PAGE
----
I had to use shearing to think through the equal areas of the triangle with medians–from your previous post–that concept must continually be re-visited for the the students.

Dinner conversation tonight about your tangerine peels and a calc teacher reminded me of the deriv. connection with volume and S.A. for the sphere–cool. (it was actually a thank you dinner for CREW and I happened to start chatting with him and he teaches at another school. And oh, he had never heard of Nspire! I was shocked. He uses 89 and 92. I felt like it was Acts ‘we have never heard of another baptism other than John’s’ or the road to Emmaus ‘are you the only one who has not heard of such things?!’ I tried not to let my jaw drop too much.

suevanhattum

April 28, 2014 at 1:42 pm

>Every day I wonder whether I waste my students’ time going back and making sense of concepts that they’ve been using for a while mathematically.

Not at all. I teach college, and most of my students can’t imagine making up their own formulas – which they must. What is the surface area for a mug (no handle)? Simple. Just take the top off that cylinder. But they can’t do it, because they just memorized.

jwilson828

April 28, 2014 at 1:50 pm

Thank you both for your comments. I regularly ask students to give me feedback on whether lessons are helpful, and they all seem to agree that they’ve never thought about the topics we discuss in-depth. But I still want to be sure that I’m giving them what they need content-wise. The SA of the mug example is helpful. Pat commented on the Volume Formulas post about checking for understanding by asking students to calculate surface area for a compound shape like a cone on top of a cylinder, which is also helpful. I can at least go back through my lessons to be sure I’m using those types of examples.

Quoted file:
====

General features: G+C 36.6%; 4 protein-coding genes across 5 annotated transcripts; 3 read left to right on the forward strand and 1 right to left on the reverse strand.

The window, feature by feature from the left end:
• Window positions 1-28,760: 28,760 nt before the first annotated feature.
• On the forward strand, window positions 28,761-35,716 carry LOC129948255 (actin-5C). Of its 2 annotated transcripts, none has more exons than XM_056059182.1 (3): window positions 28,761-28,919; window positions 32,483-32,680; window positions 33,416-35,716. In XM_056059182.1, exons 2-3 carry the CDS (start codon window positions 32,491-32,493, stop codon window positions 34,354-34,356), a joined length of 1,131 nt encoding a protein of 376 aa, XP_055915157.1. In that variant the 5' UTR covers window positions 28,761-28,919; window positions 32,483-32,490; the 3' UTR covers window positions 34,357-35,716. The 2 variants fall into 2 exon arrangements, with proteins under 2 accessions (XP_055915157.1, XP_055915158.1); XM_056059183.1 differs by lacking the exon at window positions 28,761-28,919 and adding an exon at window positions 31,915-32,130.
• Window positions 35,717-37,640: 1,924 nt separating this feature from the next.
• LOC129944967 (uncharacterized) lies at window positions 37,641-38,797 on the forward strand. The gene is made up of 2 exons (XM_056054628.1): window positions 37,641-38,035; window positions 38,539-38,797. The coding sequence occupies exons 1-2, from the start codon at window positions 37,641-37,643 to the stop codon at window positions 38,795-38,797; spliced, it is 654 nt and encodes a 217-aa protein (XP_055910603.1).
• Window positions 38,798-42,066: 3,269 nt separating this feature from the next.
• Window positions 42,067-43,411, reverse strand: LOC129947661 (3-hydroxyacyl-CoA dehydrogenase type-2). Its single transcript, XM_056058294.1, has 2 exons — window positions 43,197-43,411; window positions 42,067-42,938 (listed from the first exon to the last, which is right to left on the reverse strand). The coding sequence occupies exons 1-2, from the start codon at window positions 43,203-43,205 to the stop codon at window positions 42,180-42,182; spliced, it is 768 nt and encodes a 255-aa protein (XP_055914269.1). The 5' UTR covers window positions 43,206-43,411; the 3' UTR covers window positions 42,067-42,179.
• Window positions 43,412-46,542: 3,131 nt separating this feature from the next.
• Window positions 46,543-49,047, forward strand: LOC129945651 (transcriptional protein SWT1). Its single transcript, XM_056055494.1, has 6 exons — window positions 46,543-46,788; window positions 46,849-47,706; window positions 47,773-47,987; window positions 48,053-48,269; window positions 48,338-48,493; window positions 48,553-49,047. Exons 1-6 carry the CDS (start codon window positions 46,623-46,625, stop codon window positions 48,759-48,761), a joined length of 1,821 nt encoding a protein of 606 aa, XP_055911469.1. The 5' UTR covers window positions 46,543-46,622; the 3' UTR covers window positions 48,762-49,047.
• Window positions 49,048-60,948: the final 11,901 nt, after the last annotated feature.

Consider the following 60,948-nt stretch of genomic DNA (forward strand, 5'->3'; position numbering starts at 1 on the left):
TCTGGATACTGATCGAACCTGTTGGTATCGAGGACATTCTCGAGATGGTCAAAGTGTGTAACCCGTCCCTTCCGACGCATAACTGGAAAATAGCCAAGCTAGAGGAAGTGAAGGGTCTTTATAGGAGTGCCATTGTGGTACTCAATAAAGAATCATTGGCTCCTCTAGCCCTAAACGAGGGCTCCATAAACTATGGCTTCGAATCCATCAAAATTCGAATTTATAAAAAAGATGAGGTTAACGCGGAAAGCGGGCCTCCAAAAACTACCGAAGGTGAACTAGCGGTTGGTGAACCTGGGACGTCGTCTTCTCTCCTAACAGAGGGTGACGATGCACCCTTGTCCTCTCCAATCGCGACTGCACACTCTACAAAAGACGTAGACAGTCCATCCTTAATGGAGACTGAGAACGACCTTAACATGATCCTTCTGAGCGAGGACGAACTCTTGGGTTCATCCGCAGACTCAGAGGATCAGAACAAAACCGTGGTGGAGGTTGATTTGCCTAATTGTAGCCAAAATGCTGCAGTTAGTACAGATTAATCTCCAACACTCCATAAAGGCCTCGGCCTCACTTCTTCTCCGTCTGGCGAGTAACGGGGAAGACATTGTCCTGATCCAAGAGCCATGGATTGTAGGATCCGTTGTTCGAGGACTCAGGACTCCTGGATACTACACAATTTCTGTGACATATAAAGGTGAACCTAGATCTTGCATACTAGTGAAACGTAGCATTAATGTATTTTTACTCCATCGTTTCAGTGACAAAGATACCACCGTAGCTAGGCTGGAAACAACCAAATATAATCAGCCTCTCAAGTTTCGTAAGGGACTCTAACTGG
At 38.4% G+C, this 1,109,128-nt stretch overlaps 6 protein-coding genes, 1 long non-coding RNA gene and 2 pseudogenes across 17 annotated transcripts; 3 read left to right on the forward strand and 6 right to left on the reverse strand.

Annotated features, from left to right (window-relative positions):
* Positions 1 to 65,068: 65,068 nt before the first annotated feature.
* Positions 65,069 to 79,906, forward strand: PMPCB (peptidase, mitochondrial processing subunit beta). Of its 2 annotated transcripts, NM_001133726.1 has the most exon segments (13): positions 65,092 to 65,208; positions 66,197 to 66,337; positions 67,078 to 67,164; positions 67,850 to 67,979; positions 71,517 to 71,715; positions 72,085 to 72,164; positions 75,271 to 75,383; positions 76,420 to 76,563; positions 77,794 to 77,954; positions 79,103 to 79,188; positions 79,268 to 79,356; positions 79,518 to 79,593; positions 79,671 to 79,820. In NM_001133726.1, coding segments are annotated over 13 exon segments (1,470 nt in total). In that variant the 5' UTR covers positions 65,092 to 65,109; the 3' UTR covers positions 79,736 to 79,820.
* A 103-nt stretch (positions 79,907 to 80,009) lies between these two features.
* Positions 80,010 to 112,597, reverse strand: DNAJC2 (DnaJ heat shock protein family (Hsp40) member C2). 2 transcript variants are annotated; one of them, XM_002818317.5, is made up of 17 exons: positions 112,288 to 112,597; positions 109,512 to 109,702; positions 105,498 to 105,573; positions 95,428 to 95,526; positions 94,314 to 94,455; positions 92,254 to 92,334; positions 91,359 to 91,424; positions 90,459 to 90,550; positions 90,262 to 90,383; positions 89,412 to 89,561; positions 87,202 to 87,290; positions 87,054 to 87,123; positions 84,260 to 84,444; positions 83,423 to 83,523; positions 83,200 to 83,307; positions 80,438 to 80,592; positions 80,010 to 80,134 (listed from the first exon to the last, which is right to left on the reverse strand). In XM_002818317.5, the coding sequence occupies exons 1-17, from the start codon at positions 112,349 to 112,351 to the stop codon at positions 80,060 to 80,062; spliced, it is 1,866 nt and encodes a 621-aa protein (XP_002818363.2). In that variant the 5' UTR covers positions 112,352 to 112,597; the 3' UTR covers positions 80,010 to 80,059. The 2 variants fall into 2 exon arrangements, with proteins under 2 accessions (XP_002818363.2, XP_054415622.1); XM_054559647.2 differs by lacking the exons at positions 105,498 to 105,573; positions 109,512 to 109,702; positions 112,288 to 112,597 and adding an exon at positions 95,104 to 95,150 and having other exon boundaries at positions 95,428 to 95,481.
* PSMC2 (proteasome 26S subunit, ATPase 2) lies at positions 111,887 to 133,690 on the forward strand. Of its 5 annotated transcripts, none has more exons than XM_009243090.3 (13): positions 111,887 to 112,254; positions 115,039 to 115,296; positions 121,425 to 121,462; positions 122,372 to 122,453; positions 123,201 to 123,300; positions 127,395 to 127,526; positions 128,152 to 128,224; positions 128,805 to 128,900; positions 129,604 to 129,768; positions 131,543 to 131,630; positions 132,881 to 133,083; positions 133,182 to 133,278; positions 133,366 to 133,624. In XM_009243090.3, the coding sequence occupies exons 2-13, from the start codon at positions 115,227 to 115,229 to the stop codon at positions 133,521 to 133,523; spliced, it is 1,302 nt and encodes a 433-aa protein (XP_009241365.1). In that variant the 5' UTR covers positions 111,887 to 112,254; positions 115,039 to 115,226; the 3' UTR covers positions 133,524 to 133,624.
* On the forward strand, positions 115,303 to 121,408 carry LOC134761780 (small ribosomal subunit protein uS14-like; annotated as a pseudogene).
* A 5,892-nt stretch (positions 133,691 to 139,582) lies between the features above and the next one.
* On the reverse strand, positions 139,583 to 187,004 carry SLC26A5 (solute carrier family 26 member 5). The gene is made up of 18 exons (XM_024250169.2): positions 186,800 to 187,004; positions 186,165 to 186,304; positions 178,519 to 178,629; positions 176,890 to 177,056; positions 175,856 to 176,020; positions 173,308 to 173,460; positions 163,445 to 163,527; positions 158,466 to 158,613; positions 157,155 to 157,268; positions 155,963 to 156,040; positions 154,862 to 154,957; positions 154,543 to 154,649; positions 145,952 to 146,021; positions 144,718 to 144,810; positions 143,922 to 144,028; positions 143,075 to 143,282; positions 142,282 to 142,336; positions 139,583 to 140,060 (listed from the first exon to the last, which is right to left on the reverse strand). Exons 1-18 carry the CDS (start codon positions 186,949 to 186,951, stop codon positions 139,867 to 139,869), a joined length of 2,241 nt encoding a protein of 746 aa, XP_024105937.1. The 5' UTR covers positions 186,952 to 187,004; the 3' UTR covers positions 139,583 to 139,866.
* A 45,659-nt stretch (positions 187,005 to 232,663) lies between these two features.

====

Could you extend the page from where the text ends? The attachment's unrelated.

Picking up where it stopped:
suevanhattum

April 28, 2014 at 1:53 pm

Actually, it’s beter if you leave some out of your lessons, and ask the students if they could do those on their own.

jwilson828

April 28, 2014 at 2:07 pm

Good point. Thank you for making me use my language correctly … I will be sure I am providing my students the opportunity to solve those kinds of problems. We definitely don’t follow the “I work – you mimic” in our course. Thanks again for your comment. I found your blog this weekend (I think through someone’s tweet) & look forward to reading.

Mr-Butler

April 28, 2014 at 2:22 pm

This is good stuff. Just starting to read your blog and liking it already. I’m completely on the same page for process with formulas like these. I teach HS math (Integrated Math 1 primarily) and in my classes we did some similar things. Here’s a couple of Geogebra Applets I had my students play with.

Box:http://www.geogebratube.org/student/m105529

Half Box: http://www.geogebratube.org/student/m112429

We categorized rectangles/parallelograms and triangles/trapezoids into box and 1/2 box respectively. I’m fortunate to have 1:1 Chromebooks so the students can play with the applets as well.

I’ve been trying to use more of this visual play to develop conceptual understanding. If you have more of this stuff keep posting it. I’m creating/curating such items over at transformulas.org

Thanks again for contributing for us to see.

-@mathbutler

jwilson828

April 28, 2014 at 3:38 pm

Thanks for reading. I’ll keep posting … and I look forward to keeping up with your blog and the transformulas site as well. It is good to be able to learn from each other.